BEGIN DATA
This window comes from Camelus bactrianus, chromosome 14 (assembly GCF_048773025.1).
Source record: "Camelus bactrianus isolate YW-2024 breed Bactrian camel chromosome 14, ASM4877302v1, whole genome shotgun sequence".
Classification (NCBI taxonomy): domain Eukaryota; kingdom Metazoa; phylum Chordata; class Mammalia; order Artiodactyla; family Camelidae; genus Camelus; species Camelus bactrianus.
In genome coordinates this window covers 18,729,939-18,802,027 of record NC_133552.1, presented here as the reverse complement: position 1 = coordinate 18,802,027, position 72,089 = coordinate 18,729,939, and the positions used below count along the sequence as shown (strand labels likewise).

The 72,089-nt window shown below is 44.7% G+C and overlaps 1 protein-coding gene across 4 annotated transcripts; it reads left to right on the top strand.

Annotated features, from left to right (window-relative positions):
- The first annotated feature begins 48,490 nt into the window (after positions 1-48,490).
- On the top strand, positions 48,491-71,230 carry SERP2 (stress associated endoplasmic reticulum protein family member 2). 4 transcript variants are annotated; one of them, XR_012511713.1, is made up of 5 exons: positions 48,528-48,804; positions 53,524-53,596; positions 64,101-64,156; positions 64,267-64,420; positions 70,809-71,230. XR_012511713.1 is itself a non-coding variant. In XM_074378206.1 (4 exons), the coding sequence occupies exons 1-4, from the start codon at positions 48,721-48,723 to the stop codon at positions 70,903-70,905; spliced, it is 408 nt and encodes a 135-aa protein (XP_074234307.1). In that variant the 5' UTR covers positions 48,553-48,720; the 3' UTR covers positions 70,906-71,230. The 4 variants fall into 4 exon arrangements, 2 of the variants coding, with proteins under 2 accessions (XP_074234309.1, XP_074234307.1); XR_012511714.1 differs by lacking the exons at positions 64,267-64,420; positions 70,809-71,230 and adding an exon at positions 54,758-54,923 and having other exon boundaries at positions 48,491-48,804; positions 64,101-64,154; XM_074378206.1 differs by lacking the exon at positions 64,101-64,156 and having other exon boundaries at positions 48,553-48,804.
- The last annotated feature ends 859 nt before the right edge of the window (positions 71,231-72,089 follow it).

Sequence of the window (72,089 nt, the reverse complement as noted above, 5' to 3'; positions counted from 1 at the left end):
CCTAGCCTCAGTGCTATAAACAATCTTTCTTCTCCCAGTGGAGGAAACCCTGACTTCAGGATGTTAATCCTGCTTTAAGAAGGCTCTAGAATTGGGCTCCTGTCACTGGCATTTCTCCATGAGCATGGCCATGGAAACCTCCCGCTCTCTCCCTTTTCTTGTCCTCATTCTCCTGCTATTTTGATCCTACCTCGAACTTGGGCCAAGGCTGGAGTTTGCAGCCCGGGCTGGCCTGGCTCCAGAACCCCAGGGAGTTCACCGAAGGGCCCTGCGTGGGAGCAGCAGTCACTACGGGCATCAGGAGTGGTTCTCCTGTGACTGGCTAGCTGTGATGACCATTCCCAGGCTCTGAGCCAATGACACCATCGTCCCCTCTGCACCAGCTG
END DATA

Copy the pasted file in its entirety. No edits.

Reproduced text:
This window comes from Camelus bactrianus, chromosome 14 (assembly GCF_048773025.1).
Source record: "Camelus bactrianus isolate YW-2024 breed Bactrian camel chromosome 14, ASM4877302v1, whole genome shotgun sequence".
Classification (NCBI taxonomy): domain Eukaryota; kingdom Metazoa; phylum Chordata; class Mammalia; order Artiodactyla; family Camelidae; genus Camelus; species Camelus bactrianus.
In genome coordinates this window covers 18,729,939-18,802,027 of record NC_133552.1, presented here as the reverse complement: position 1 = coordinate 18,802,027, position 72,089 = coordinate 18,729,939, and the positions used below count along the sequence as shown (strand labels likewise).

The 72,089-nt window shown below is 44.7% G+C and overlaps 1 protein-coding gene across 4 annotated transcripts; it reads left to right on the top strand.

Annotated features, from left to right (window-relative positions):
- The first annotated feature begins 48,490 nt into the window (after positions 1-48,490).
- On the top strand, positions 48,491-71,230 carry SERP2 (stress associated endoplasmic reticulum protein family member 2). 4 transcript variants are annotated; one of them, XR_012511713.1, is made up of 5 exons: positions 48,528-48,804; positions 53,524-53,596; positions 64,101-64,156; positions 64,267-64,420; positions 70,809-71,230. XR_012511713.1 is itself a non-coding variant. In XM_074378206.1 (4 exons), the coding sequence occupies exons 1-4, from the start codon at positions 48,721-48,723 to the stop codon at positions 70,903-70,905; spliced, it is 408 nt and encodes a 135-aa protein (XP_074234307.1). In that variant the 5' UTR covers positions 48,553-48,720; the 3' UTR covers positions 70,906-71,230. The 4 variants fall into 4 exon arrangements, 2 of the variants coding, with proteins under 2 accessions (XP_074234309.1, XP_074234307.1); XR_012511714.1 differs by lacking the exons at positions 64,267-64,420; positions 70,809-71,230 and adding an exon at positions 54,758-54,923 and having other exon boundaries at positions 48,491-48,804; positions 64,101-64,154; XM_074378206.1 differs by lacking the exon at positions 64,101-64,156 and having other exon boundaries at positions 48,553-48,804.
- The last annotated feature ends 859 nt before the right edge of the window (positions 71,231-72,089 follow it).

Sequence of the window (72,089 nt, the reverse complement as noted above, 5' to 3'; positions counted from 1 at the left end):
CCTAGCCTCAGTGCTATAAACAATCTTTCTTCTCCCAGTGGAGGAAACCCTGACTTCAGGATGTTAATCCTGCTTTAAGAAGGCTCTAGAATTGGGCTCCTGTCACTGGCATTTCTCCATGAGCATGGCCATGGAAACCTCCCGCTCTCTCCCTTTTCTTGTCCTCATTCTCCTGCTATTTTGATCCTACCTCGAACTTGGGCCAAGGCTGGAGTTTGCAGCCCGGGCTGGCCTGGCTCCAGAACCCCAGGGAGTTCACCGAAGGGCCCTGCGTGGGAGCAGCAGTCACTACGGGCATCAGGAGTGGTTCTCCTGTGACTGGCTAGCTGTGATGACCATTCCCAGGCTCTGAGCCAATGACACCATCGTCCCCTCTGCACCAGCTG